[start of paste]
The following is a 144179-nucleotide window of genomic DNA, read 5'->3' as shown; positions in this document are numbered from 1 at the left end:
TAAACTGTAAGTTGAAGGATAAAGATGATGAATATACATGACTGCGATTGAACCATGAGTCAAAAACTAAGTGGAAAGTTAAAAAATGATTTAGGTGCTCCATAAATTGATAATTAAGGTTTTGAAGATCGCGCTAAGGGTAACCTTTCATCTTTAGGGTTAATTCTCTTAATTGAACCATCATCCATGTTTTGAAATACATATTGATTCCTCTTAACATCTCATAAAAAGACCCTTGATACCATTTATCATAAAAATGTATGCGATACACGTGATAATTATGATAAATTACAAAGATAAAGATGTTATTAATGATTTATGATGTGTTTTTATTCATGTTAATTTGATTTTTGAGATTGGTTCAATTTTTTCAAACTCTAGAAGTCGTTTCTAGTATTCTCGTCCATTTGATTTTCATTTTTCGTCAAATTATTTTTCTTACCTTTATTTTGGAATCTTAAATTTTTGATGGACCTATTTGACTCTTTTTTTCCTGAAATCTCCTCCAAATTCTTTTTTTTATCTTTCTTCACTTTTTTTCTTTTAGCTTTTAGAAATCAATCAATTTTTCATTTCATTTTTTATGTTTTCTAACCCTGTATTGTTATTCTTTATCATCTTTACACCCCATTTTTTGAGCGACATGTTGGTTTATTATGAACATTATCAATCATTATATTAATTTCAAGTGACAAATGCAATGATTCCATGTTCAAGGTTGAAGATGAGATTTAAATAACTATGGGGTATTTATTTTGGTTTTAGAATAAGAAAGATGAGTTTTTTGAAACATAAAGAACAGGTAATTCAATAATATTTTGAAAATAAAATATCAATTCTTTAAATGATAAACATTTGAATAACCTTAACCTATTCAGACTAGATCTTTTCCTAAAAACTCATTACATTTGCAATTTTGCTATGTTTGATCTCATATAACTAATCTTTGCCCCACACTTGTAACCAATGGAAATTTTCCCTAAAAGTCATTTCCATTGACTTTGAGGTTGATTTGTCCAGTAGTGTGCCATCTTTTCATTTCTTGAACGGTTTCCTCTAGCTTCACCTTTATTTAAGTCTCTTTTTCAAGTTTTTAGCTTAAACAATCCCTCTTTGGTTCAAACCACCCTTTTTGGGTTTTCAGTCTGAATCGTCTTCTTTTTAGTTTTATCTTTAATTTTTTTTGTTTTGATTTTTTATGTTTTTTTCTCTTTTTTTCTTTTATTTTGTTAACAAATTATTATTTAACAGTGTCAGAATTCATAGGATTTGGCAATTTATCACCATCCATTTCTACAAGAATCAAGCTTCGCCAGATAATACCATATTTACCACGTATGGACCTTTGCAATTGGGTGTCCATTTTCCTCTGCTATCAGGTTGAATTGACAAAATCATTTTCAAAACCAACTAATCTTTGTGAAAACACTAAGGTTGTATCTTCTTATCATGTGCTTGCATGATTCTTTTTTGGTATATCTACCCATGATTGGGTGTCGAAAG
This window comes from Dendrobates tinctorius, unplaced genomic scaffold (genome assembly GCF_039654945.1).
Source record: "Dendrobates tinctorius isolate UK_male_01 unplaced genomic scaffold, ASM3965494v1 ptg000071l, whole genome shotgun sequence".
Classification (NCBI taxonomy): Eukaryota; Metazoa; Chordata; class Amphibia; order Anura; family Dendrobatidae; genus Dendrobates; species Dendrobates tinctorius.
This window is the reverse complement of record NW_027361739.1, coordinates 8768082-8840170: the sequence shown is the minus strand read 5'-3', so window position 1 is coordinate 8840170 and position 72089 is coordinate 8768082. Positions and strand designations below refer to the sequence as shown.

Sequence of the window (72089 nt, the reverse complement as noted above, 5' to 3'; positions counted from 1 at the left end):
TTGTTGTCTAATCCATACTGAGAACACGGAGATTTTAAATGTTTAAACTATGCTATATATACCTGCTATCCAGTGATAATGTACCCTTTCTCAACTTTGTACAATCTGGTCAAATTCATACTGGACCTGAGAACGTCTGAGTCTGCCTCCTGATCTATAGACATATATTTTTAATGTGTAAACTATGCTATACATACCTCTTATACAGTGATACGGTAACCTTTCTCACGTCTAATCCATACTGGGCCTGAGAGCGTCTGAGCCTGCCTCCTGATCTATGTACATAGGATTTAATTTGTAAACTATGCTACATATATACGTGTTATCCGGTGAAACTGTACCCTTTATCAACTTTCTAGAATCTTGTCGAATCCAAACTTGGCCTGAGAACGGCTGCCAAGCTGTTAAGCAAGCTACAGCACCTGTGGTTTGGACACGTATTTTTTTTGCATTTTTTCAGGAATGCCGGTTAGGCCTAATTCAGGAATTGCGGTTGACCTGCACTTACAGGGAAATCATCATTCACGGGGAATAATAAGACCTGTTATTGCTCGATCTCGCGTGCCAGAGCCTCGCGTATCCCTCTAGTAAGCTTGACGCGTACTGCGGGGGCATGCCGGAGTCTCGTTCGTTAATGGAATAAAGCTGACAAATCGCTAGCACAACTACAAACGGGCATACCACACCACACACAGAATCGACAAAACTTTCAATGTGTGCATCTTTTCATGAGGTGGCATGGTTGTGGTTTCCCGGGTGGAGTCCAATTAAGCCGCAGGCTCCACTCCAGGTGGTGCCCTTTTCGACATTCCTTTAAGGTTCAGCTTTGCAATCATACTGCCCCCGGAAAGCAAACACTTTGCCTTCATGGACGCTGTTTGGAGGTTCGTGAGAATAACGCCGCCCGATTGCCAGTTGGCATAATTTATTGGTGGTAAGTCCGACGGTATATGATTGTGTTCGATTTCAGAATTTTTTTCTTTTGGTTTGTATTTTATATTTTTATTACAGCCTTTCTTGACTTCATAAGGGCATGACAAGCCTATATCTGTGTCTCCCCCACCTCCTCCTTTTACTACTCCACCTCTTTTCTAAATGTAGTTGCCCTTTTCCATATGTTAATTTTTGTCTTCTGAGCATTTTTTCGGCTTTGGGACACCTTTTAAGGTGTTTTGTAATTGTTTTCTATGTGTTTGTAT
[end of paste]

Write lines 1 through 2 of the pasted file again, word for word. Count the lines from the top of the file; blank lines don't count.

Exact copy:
The following is a 144179-nucleotide window of genomic DNA, read 5'->3' as shown; positions in this document are numbered from 1 at the left end:
TAAACTGTAAGTTGAAGGATAAAGATGATGAATATACATGACTGCGATTGAACCATGAGTCAAAAACTAAGTGGAAAGTTAAAAAATGATTTAGGTGCTCCATAAATTGATAATTAAGGTTTTGAAGATCGCGCTAAGGGTAACCTTTCATCTTTAGGGTTAATTCTCTTAATTGAACCATCATCCATGTTTTGAAATACATATTGATTCCTCTTAACATCTCATAAAAAGACCCTTGATACCATTTATCATAAAAATGTATGCGATACACGTGATAATTATGATAAATTACAAAGATAAAGATGTTATTAATGATTTATGATGTGTTTTTATTCATGTTAATTTGATTTTTGAGATTGGTTCAATTTTTTCAAACTCTAGAAGTCGTTTCTAGTATTCTCGTCCATTTGATTTTCATTTTTCGTCAAATTATTTTTCTTACCTTTATTTTGGAATCTTAAATTTTTGATGGACCTATTTGACTCTTTTTTTCCTGAAATCTCCTCCAAATTCTTTTTTTTATCTTTCTTCACTTTTTTTCTTTTAGCTTTTAGAAATCAATCAATTTTTCATTTCATTTTTTATGTTTTCTAACCCTGTATTGTTATTCTTTATCATCTTTACACCCCATTTTTTGAGCGACATGTTGGTTTATTATGAACATTATCAATCATTATATTAATTTCAAGTGACAAATGCAATGATTCCATGTTCAAGGTTGAAGATGAGATTTAAATAACTATGGGGTATTTATTTTGGTTTTAGAATAAGAAAGATGAGTTTTTTGAAACATAAAGAACAGGTAATTCAATAATATTTTGAAAATAAAATATCAATTCTTTAAATGATAAACATTTGAATAACCTTAACCTATTCAGACTAGATCTTTTCCTAAAAACTCATTACATTTGCAATTTTGCTATGTTTGATCTCATATAACTAATCTTTGCCCCACACTTGTAACCAATGGAAATTTTCCCTAAAAGTCATTTCCATTGACTTTGAGGTTGATTTGTCCAGTAGTGTGCCATCTTTTCATTTCTTGAACGGTTTCCTCTAGCTTCACCTTTATTTAAGTCTCTTTTTCAAGTTTTTAGCTTAAACAATCCCTCTTTGGTTCAAACCACCCTTTTTGGGTTTTCAGTCTGAATCGTCTTCTTTTTAGTTTTATCTTTAATTTTTTTTGTTTTGATTTTTTATGTTTTTTTCTCTTTTTTTCTTTTATTTTGTTAACAAATTATTATTTAACAGTGTCAGAATTCATAGGATTTGGCAATTTATCACCATCCATTTCTACAAGAATCAAGCTTCGCCAGATAATACCATATTTACCACGTATGGACCTTTGCAATTGGGTGTCCATTTTCCTCTGCTATCAGGTTGAATTGACAAAATCATTTTCAAAACCAACTAATCTTTGTGAAAACACTAAGGTTGTATCTTCTTATCATGTGCTTGCATGATTCTTTTTTGGTATATCTACCCATGATTGGGTGTCGAAAG